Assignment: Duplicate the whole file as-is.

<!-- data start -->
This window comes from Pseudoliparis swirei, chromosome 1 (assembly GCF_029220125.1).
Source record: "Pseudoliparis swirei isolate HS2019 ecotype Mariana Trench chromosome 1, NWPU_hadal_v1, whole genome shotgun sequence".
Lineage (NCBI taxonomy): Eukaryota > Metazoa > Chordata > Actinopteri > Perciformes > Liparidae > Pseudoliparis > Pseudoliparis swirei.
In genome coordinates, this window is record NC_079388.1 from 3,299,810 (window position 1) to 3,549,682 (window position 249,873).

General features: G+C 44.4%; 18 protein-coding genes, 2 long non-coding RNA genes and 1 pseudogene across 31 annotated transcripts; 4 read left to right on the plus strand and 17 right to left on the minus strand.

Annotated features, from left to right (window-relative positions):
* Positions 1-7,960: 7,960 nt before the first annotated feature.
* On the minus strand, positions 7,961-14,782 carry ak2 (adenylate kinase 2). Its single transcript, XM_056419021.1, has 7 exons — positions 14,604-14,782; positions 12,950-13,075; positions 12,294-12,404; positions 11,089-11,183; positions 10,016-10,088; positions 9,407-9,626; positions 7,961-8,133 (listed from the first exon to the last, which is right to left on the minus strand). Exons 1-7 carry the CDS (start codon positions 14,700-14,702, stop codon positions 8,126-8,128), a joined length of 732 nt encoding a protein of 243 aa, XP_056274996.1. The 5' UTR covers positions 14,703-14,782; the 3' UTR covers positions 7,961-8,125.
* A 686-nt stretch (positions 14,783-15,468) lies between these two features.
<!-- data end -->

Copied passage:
This window comes from Pseudoliparis swirei, chromosome 1 (assembly GCF_029220125.1).
Source record: "Pseudoliparis swirei isolate HS2019 ecotype Mariana Trench chromosome 1, NWPU_hadal_v1, whole genome shotgun sequence".
Lineage (NCBI taxonomy): Eukaryota > Metazoa > Chordata > Actinopteri > Perciformes > Liparidae > Pseudoliparis > Pseudoliparis swirei.
In genome coordinates, this window is record NC_079388.1 from 3,299,810 (window position 1) to 3,549,682 (window position 249,873).

General features: G+C 44.4%; 18 protein-coding genes, 2 long non-coding RNA genes and 1 pseudogene across 31 annotated transcripts; 4 read left to right on the plus strand and 17 right to left on the minus strand.

Annotated features, from left to right (window-relative positions):
* Positions 1-7,960: 7,960 nt before the first annotated feature.
* On the minus strand, positions 7,961-14,782 carry ak2 (adenylate kinase 2). Its single transcript, XM_056419021.1, has 7 exons — positions 14,604-14,782; positions 12,950-13,075; positions 12,294-12,404; positions 11,089-11,183; positions 10,016-10,088; positions 9,407-9,626; positions 7,961-8,133 (listed from the first exon to the last, which is right to left on the minus strand). Exons 1-7 carry the CDS (start codon positions 14,700-14,702, stop codon positions 8,126-8,128), a joined length of 732 nt encoding a protein of 243 aa, XP_056274996.1. The 5' UTR covers positions 14,703-14,782; the 3' UTR covers positions 7,961-8,125.
* A 686-nt stretch (positions 14,783-15,468) lies between these two features.